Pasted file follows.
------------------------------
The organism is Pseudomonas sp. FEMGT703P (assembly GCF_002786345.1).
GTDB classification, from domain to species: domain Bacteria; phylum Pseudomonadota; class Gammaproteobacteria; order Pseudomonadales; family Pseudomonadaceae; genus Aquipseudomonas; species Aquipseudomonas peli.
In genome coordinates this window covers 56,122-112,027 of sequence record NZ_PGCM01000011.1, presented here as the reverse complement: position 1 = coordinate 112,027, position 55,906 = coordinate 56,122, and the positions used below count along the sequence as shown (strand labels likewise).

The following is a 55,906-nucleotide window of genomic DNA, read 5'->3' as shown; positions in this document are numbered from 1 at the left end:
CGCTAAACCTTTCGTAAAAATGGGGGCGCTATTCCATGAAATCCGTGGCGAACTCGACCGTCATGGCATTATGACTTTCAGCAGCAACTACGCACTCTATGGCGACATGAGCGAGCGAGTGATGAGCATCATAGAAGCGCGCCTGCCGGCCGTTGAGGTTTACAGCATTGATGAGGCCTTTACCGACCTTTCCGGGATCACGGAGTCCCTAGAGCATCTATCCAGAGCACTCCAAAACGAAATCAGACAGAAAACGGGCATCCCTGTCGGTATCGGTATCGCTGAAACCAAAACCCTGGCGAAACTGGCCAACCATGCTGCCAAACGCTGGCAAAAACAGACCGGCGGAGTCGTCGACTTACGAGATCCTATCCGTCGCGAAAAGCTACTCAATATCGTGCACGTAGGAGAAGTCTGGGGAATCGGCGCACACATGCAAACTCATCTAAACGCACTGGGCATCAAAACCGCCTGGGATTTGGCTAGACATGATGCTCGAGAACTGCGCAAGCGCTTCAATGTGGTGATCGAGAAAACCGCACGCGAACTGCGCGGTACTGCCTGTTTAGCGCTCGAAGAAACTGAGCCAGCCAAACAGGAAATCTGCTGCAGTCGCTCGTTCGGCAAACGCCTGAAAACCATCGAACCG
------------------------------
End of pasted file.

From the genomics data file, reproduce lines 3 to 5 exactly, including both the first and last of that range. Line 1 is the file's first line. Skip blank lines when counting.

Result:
In genome coordinates this window covers 56,122-112,027 of sequence record NZ_PGCM01000011.1, presented here as the reverse complement: position 1 = coordinate 112,027, position 55,906 = coordinate 56,122, and the positions used below count along the sequence as shown (strand labels likewise).

The following is a 55,906-nucleotide window of genomic DNA, read 5'->3' as shown; positions in this document are numbered from 1 at the left end:
CGCTAAACCTTTCGTAAAAATGGGGGCGCTATTCCATGAAATCCGTGGCGAACTCGACCGTCATGGCATTATGACTTTCAGCAGCAACTACGCACTCTATGGCGACATGAGCGAGCGAGTGATGAGCATCATAGAAGCGCGCCTGCCGGCCGTTGAGGTTTACAGCATTGATGAGGCCTTTACCGACCTTTCCGGGATCACGGAGTCCCTAGAGCATCTATCCAGAGCACTCCAAAACGAAATCAGACAGAAAACGGGCATCCCTGTCGGTATCGGTATCGCTGAAACCAAAACCCTGGCGAAACTGGCCAACCATGCTGCCAAACGCTGGCAAAAACAGACCGGCGGAGTCGTCGACTTACGAGATCCTATCCGTCGCGAAAAGCTACTCAATATCGTGCACGTAGGAGAAGTCTGGGGAATCGGCGCACACATGCAAACTCATCTAAACGCACTGGGCATCAAAACCGCCTGGGATTTGGCTAGACATGATGCTCGAGAACTGCGCAAGCGCTTCAATGTGGTGATCGAGAAAACCGCACGCGAACTGCGCGGTACTGCCTGTTTAGCGCTCGAAGAAACTGAGCCAGCCAAACAGGAAATCTGCTGCAGTCGCTCGTTCGGCAAACGCCTGAAAACCATCGAACCG